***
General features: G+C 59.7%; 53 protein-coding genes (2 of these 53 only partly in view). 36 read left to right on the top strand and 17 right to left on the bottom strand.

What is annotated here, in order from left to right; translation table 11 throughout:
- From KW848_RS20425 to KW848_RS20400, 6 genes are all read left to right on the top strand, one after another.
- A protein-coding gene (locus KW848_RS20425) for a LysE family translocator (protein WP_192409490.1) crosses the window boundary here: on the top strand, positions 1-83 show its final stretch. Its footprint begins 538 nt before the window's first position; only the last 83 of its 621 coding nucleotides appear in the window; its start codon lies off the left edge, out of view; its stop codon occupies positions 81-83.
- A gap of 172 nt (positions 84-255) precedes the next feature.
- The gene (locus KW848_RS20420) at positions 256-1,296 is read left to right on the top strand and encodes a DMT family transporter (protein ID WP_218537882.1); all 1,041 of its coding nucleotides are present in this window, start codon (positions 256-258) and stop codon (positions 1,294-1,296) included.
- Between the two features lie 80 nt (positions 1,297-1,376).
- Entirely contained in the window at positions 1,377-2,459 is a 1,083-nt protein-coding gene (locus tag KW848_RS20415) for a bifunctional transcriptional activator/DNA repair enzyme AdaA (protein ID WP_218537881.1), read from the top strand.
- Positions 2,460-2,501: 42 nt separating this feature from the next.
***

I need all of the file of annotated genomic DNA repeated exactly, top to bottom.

General features: G+C 59.7%; 53 protein-coding genes (2 of these 53 only partly in view). 36 read left to right on the top strand and 17 right to left on the bottom strand.

What is annotated here, in order from left to right; translation table 11 throughout:
- From KW848_RS20425 to KW848_RS20400, 6 genes are all read left to right on the top strand, one after another.
- A protein-coding gene (locus KW848_RS20425) for a LysE family translocator (protein WP_192409490.1) crosses the window boundary here: on the top strand, positions 1-83 show its final stretch. Its footprint begins 538 nt before the window's first position; only the last 83 of its 621 coding nucleotides appear in the window; its start codon lies off the left edge, out of view; its stop codon occupies positions 81-83.
- A gap of 172 nt (positions 84-255) precedes the next feature.
- The gene (locus KW848_RS20420) at positions 256-1,296 is read left to right on the top strand and encodes a DMT family transporter (protein ID WP_218537882.1); all 1,041 of its coding nucleotides are present in this window, start codon (positions 256-258) and stop codon (positions 1,294-1,296) included.
- Between the two features lie 80 nt (positions 1,297-1,376).
- Entirely contained in the window at positions 1,377-2,459 is a 1,083-nt protein-coding gene (locus tag KW848_RS20415) for a bifunctional transcriptional activator/DNA repair enzyme AdaA (protein ID WP_218537881.1), read from the top strand.
- Positions 2,460-2,501: 42 nt separating this feature from the next.